George David Clark: "Numismatist and Laughing Girl"




Her laughter was a public fountain flecked

with pennies: a stone Madonna at its center,

sunken money in the sun. That June

the coin collector sat beside her, nodding

at what good sense she made of all the subtle

jokes he’d heard and never gotten—a laugh

to shine the inside of his head until it gleamed

like mint-condition copper, laugh that arced

a glinting pour of nickel through the sky.


He saw how tourists photographed her jets

while squealing children splashed beneath her arches,

how, leaving her, they tossed a simple thanks

of change into the pool and called that pittance

wishful. The fountain meanwhile only laughed

as she had always laughed or even echoed

louder in their absence, as if their wishes

moved her no more than their coins were worth

and when they went they left behind her laughter.


They left the fountain lapping at the leaves

the elms had shed over her silver surface.

Autumn mornings only he remained

to hear the water clap against the quiet.

He studied the Madonna’s timid smile,

her mossy shoulders, and her upturned palms

until they seemed to offer draughts of laughter

like a well of liquid gospel to this man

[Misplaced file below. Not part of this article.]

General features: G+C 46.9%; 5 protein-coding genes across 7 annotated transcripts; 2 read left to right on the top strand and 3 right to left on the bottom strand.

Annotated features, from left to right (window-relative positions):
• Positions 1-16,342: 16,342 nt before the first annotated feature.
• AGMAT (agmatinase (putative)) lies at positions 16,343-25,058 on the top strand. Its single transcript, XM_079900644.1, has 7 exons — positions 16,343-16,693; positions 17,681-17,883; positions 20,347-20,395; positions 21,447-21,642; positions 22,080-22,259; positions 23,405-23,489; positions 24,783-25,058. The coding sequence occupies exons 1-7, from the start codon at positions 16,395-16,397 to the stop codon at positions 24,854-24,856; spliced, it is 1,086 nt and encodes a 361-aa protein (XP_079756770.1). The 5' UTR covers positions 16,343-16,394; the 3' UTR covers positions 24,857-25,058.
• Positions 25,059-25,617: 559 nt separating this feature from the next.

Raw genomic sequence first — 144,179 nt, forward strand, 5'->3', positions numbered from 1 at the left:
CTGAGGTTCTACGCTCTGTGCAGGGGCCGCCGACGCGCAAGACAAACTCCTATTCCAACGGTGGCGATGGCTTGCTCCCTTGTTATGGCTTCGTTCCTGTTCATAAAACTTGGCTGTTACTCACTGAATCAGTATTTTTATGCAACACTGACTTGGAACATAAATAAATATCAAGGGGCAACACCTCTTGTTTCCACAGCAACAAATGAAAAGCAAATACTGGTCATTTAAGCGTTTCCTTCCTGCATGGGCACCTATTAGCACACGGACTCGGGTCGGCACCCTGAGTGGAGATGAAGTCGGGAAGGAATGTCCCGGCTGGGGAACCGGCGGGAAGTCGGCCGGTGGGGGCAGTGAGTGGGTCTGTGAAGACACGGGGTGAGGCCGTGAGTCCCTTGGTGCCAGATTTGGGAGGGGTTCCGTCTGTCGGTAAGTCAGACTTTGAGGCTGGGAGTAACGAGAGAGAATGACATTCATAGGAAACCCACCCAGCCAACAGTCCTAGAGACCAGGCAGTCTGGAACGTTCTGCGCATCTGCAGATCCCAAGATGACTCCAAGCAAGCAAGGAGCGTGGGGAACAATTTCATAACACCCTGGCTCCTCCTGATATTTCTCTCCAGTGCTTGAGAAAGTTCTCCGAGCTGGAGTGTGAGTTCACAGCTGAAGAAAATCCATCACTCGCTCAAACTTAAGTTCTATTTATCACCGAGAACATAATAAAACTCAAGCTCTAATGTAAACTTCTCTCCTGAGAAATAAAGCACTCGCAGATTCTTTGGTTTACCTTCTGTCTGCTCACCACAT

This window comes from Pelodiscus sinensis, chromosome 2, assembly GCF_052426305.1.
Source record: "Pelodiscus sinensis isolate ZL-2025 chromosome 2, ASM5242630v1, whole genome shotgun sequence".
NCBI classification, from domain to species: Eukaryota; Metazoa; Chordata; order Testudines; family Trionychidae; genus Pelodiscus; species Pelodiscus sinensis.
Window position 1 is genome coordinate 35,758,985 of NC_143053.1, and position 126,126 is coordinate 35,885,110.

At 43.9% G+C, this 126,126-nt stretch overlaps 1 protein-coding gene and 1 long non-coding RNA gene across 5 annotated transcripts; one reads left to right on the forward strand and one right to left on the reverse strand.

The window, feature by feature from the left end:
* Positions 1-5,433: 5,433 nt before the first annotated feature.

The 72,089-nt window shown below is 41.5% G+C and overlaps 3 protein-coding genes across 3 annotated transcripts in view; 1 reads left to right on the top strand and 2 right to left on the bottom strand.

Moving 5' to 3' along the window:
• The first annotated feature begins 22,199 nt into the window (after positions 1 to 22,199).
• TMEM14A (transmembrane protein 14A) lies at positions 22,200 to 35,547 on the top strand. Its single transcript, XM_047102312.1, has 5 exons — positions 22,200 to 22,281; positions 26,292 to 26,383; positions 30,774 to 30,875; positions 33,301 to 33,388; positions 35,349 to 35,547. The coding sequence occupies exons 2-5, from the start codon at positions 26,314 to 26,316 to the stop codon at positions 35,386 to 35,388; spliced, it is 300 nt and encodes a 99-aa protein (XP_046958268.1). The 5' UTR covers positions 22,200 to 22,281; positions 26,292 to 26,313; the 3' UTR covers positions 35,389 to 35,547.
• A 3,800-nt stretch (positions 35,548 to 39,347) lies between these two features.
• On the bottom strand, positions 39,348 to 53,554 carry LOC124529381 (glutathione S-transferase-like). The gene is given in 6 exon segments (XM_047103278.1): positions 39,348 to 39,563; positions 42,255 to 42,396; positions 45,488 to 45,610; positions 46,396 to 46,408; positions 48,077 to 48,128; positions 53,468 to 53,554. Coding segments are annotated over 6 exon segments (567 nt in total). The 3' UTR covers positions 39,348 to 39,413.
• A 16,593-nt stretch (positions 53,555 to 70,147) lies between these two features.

who did his laughing with his mouth closed.


The futility of dimples pocked by dimes

across the fountain’s pool convinced him

that to drink with her and laugh forever

would cost at least a sentimental tithe

out of the dull and cherished coins he’d spent

his serious years collecting. From Mylar flips

and albums then, he chose full sets of Gobrechts,

draped-bust dollars, and a box of silver rounds

to dump like weighty prayers into the chuckling.


The metals sank, of course, and nothing happened.

While she continued in the selfsame laughter

the numismatist stood staring at the water

till there came a moment when he recognized

his blurred reflection frowning, wearing there

her peals of pleasure like a big wet sweater.

Could it have been a lie that laugh, designed

to rinse a sucker’s wallet? Would she receive

a sacrifice only to wink and mock it?


When, furious, he leaned over the parapet

to fish the scuttled coins out of the fountain

he lost his balance in his hurry and fell

headfirst in the water. The way he rose then,

soaked, inchoate, with the senseless crash

of humor on his shoulders, was like a classic

joke that she had minted from his sadness.

Comic solvent to his knees, he leaked

and laughed away with not an inch of him dry.



George David Clark is currently a postdoc fellow at Valparaiso University. This fall his poems will appear in The Believer, Cream City Review, Missouri Review, Pleiades, and elsewhere. They can also be found online at Verse Daily and Poetry Daily. He is the editor of 32 Poems and lives in Indiana with his wife and son.